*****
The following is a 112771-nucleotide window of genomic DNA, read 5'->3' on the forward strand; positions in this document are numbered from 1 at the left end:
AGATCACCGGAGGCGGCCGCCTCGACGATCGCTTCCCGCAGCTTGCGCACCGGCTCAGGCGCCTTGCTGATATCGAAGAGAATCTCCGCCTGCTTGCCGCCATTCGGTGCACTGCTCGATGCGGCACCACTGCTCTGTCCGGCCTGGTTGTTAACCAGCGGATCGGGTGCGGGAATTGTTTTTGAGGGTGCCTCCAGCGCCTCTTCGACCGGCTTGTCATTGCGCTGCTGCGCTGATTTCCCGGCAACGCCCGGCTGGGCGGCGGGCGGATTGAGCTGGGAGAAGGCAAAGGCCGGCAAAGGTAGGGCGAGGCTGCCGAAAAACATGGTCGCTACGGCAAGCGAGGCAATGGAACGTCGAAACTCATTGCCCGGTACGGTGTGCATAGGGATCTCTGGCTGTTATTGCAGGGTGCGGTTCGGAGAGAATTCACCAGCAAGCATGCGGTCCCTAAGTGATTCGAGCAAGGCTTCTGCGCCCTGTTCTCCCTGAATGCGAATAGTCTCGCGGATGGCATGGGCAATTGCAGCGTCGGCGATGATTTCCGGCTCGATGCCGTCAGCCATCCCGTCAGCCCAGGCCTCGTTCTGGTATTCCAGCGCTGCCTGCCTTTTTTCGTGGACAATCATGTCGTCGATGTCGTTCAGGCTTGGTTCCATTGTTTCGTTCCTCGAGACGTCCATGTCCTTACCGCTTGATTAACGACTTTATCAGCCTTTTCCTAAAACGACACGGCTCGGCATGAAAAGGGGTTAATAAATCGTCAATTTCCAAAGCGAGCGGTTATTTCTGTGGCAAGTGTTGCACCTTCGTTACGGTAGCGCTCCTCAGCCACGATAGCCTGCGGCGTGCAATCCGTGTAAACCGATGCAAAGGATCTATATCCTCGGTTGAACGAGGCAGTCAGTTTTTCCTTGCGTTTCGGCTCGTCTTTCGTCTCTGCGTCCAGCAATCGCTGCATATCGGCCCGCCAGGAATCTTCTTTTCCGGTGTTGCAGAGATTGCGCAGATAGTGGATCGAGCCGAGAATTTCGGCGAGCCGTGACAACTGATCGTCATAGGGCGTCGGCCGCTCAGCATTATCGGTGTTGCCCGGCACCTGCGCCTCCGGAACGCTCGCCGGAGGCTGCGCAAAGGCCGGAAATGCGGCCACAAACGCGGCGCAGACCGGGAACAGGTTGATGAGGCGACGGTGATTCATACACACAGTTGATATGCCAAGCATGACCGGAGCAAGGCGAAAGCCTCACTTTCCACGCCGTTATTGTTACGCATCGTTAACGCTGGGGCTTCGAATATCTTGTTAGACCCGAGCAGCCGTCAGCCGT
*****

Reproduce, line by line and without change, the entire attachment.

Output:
The following is a 112771-nucleotide window of genomic DNA, read 5'->3' on the forward strand; positions in this document are numbered from 1 at the left end:
AGATCACCGGAGGCGGCCGCCTCGACGATCGCTTCCCGCAGCTTGCGCACCGGCTCAGGCGCCTTGCTGATATCGAAGAGAATCTCCGCCTGCTTGCCGCCATTCGGTGCACTGCTCGATGCGGCACCACTGCTCTGTCCGGCCTGGTTGTTAACCAGCGGATCGGGTGCGGGAATTGTTTTTGAGGGTGCCTCCAGCGCCTCTTCGACCGGCTTGTCATTGCGCTGCTGCGCTGATTTCCCGGCAACGCCCGGCTGGGCGGCGGGCGGATTGAGCTGGGAGAAGGCAAAGGCCGGCAAAGGTAGGGCGAGGCTGCCGAAAAACATGGTCGCTACGGCAAGCGAGGCAATGGAACGTCGAAACTCATTGCCCGGTACGGTGTGCATAGGGATCTCTGGCTGTTATTGCAGGGTGCGGTTCGGAGAGAATTCACCAGCAAGCATGCGGTCCCTAAGTGATTCGAGCAAGGCTTCTGCGCCCTGTTCTCCCTGAATGCGAATAGTCTCGCGGATGGCATGGGCAATTGCAGCGTCGGCGATGATTTCCGGCTCGATGCCGTCAGCCATCCCGTCAGCCCAGGCCTCGTTCTGGTATTCCAGCGCTGCCTGCCTTTTTTCGTGGACAATCATGTCGTCGATGTCGTTCAGGCTTGGTTCCATTGTTTCGTTCCTCGAGACGTCCATGTCCTTACCGCTTGATTAACGACTTTATCAGCCTTTTCCTAAAACGACACGGCTCGGCATGAAAAGGGGTTAATAAATCGTCAATTTCCAAAGCGAGCGGTTATTTCTGTGGCAAGTGTTGCACCTTCGTTACGGTAGCGCTCCTCAGCCACGATAGCCTGCGGCGTGCAATCCGTGTAAACCGATGCAAAGGATCTATATCCTCGGTTGAACGAGGCAGTCAGTTTTTCCTTGCGTTTCGGCTCGTCTTTCGTCTCTGCGTCCAGCAATCGCTGCATATCGGCCCGCCAGGAATCTTCTTTTCCGGTGTTGCAGAGATTGCGCAGATAGTGGATCGAGCCGAGAATTTCGGCGAGCCGTGACAACTGATCGTCATAGGGCGTCGGCCGCTCAGCATTATCGGTGTTGCCCGGCACCTGCGCCTCCGGAACGCTCGCCGGAGGCTGCGCAAAGGCCGGAAATGCGGCCACAAACGCGGCGCAGACCGGGAACAGGTTGATGAGGCGACGGTGATTCATACACACAGTTGATATGCCAAGCATGACCGGAGCAAGGCGAAAGCCTCACTTTCCACGCCGTTATTGTTACGCATCGTTAACGCTGGGGCTTCGAATATCTTGTTAGACCCGAGCAGCCGTCAGCCGT